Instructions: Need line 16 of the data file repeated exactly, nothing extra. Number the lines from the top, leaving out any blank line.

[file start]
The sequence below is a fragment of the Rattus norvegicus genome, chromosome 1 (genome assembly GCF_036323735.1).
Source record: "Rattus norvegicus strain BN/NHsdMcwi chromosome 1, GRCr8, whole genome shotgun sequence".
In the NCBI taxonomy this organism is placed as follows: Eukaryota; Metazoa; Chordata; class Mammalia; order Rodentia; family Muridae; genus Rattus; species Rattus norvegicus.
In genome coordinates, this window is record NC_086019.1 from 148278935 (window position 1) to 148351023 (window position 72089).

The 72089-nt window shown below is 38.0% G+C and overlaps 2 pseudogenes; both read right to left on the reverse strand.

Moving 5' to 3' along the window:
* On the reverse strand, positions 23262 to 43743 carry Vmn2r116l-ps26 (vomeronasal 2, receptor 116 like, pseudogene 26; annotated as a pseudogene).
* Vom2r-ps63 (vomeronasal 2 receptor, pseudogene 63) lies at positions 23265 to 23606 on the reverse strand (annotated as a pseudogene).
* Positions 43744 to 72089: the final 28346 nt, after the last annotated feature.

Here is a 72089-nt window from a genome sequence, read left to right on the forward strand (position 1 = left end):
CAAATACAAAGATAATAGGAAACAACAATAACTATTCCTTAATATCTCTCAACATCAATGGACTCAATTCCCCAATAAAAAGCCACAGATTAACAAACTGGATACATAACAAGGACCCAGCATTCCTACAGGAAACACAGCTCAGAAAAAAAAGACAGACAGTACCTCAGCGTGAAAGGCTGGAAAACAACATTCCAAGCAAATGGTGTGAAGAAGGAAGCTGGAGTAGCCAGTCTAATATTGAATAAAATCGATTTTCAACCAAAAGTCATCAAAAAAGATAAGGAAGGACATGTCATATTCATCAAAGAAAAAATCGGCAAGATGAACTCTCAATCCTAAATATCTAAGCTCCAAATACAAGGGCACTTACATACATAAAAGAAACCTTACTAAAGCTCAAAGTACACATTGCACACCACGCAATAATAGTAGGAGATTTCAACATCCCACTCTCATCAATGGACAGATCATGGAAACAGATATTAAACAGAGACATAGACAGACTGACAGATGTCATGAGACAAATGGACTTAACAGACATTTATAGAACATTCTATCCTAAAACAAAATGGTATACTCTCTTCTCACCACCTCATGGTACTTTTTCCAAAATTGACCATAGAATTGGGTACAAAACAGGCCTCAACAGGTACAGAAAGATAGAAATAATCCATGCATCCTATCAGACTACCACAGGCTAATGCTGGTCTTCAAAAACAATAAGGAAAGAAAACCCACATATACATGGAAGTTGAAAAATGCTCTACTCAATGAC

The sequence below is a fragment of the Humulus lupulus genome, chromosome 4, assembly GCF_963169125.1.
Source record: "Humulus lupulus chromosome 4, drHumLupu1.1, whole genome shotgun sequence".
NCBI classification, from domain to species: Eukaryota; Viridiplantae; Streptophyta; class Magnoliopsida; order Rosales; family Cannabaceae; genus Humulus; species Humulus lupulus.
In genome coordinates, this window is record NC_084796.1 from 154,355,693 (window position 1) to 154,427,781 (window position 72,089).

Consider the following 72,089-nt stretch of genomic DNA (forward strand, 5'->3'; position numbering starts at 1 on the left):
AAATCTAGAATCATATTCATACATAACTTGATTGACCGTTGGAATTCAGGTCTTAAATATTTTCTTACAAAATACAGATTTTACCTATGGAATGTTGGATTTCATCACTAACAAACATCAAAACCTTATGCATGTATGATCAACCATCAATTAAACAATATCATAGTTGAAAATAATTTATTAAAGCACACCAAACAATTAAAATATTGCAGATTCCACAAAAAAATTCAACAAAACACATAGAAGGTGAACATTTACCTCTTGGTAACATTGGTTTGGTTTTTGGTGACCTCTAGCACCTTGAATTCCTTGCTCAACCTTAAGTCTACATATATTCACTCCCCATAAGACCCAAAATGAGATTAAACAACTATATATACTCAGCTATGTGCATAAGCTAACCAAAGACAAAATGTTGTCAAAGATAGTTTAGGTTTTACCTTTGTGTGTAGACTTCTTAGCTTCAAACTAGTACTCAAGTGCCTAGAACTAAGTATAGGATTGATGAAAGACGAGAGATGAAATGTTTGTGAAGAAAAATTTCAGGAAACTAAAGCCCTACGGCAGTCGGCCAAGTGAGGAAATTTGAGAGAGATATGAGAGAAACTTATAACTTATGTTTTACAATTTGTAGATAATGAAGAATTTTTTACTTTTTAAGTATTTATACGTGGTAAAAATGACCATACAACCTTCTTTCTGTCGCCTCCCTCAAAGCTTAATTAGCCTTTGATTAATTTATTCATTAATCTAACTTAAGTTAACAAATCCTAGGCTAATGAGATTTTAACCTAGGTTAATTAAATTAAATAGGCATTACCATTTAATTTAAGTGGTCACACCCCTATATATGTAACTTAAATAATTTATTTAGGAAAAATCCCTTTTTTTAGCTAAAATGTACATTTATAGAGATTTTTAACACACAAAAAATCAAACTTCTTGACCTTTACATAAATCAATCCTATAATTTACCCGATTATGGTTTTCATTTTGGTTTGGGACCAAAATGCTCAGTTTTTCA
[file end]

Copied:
Consider the following 72,089-nt stretch of genomic DNA (forward strand, 5'->3'; position numbering starts at 1 on the left):